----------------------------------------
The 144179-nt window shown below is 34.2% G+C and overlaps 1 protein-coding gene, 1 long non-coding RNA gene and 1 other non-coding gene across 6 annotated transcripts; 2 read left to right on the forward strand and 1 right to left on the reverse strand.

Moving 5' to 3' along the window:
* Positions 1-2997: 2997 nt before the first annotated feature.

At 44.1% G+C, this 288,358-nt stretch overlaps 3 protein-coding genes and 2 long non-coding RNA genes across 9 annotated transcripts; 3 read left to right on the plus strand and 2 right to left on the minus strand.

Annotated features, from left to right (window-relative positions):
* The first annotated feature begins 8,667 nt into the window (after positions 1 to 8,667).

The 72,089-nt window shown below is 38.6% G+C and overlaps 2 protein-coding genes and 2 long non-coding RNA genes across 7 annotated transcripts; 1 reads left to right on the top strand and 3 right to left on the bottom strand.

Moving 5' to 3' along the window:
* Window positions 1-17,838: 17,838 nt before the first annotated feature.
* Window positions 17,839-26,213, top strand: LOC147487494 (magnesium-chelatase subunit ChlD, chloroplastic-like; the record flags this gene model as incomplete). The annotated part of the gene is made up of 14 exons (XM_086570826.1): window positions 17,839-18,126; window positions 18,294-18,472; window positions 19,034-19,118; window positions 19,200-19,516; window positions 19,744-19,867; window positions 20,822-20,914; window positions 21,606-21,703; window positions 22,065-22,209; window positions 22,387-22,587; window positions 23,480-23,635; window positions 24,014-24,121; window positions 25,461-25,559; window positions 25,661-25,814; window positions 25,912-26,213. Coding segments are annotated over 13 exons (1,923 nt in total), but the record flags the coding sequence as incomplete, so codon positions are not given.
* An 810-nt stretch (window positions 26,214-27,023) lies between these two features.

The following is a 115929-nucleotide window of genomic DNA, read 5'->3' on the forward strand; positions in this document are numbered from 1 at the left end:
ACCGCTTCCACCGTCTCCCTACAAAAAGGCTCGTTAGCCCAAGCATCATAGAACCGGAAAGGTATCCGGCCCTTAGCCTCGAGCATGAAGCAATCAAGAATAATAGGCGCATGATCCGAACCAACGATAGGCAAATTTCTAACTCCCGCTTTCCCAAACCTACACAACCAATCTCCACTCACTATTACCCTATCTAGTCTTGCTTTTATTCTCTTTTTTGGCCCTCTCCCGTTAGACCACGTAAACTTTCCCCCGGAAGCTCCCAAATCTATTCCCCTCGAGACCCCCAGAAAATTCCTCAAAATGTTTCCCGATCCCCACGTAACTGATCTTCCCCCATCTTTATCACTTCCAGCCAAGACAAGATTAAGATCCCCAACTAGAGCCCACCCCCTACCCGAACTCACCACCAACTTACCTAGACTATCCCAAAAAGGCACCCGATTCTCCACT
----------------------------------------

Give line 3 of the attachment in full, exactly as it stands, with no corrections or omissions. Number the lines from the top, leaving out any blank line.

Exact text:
* Positions 1-2997: 2997 nt before the first annotated feature.